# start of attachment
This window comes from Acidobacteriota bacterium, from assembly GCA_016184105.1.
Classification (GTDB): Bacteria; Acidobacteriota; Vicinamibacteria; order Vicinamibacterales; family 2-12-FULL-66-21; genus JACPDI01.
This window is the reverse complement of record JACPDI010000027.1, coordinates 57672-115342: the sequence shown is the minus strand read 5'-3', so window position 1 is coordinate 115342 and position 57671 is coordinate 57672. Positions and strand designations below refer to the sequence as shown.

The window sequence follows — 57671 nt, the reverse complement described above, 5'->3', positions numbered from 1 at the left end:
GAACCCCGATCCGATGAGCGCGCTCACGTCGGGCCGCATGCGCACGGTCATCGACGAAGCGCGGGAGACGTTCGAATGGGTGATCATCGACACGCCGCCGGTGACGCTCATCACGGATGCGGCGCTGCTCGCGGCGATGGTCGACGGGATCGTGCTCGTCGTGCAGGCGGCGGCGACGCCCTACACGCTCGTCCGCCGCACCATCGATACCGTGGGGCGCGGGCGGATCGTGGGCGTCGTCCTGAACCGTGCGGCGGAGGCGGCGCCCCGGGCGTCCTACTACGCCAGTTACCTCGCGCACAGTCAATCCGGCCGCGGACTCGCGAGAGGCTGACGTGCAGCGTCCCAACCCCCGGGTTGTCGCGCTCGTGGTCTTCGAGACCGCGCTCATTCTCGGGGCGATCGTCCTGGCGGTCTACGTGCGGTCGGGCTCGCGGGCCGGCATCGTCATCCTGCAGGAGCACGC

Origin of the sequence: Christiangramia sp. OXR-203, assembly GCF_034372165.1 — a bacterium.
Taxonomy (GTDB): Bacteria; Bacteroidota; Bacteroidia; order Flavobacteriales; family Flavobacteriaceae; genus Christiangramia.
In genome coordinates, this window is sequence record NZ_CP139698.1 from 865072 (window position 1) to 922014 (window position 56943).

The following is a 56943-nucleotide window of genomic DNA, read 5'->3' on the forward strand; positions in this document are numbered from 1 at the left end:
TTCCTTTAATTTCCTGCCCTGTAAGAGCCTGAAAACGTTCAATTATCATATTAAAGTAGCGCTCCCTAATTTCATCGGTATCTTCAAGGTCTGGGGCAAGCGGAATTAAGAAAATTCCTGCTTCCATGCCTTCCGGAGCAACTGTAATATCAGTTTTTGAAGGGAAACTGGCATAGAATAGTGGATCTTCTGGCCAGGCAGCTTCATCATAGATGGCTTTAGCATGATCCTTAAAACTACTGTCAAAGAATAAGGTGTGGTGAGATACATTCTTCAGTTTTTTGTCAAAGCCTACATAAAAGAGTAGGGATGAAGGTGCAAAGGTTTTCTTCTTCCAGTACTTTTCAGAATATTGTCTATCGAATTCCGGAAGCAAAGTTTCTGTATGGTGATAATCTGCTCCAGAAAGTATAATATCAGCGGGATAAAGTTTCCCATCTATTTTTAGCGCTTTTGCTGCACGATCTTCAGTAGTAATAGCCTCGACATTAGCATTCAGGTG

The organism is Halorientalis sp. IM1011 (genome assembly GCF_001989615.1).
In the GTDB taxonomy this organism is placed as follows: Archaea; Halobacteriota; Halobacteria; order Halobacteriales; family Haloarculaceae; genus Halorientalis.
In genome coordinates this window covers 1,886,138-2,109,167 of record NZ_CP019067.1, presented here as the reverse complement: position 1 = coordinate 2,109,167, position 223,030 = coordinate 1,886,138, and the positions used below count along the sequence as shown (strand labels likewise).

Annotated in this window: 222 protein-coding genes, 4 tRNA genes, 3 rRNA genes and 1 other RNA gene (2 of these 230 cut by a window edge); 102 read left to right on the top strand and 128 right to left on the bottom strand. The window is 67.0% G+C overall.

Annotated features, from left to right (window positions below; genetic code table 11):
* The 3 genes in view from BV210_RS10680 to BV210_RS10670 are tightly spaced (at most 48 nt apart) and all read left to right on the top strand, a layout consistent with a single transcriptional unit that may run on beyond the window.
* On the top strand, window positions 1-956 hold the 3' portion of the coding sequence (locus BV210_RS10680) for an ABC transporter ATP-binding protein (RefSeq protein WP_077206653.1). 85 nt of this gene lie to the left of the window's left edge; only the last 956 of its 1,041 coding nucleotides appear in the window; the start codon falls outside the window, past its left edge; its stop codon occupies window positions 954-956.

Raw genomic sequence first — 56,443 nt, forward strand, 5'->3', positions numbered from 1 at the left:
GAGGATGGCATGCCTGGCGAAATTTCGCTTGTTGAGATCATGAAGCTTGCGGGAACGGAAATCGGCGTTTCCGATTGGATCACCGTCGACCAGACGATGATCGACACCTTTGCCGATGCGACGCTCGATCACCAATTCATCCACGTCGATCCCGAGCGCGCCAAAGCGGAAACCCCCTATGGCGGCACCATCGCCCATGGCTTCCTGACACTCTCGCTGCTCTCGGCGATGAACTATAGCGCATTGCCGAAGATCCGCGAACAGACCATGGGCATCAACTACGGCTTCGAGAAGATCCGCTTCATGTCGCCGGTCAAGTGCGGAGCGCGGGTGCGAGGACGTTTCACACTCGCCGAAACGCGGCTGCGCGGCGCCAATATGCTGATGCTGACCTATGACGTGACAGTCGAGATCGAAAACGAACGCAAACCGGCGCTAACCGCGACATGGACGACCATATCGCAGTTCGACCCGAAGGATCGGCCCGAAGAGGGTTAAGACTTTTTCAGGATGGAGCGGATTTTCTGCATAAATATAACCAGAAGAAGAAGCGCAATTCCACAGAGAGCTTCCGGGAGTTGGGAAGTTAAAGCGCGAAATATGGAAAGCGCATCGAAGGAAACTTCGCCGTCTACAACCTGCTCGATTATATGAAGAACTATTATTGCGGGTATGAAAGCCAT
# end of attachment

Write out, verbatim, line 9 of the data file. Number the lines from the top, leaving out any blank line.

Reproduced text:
The following is a 56943-nucleotide window of genomic DNA, read 5'->3' on the forward strand; positions in this document are numbered from 1 at the left end: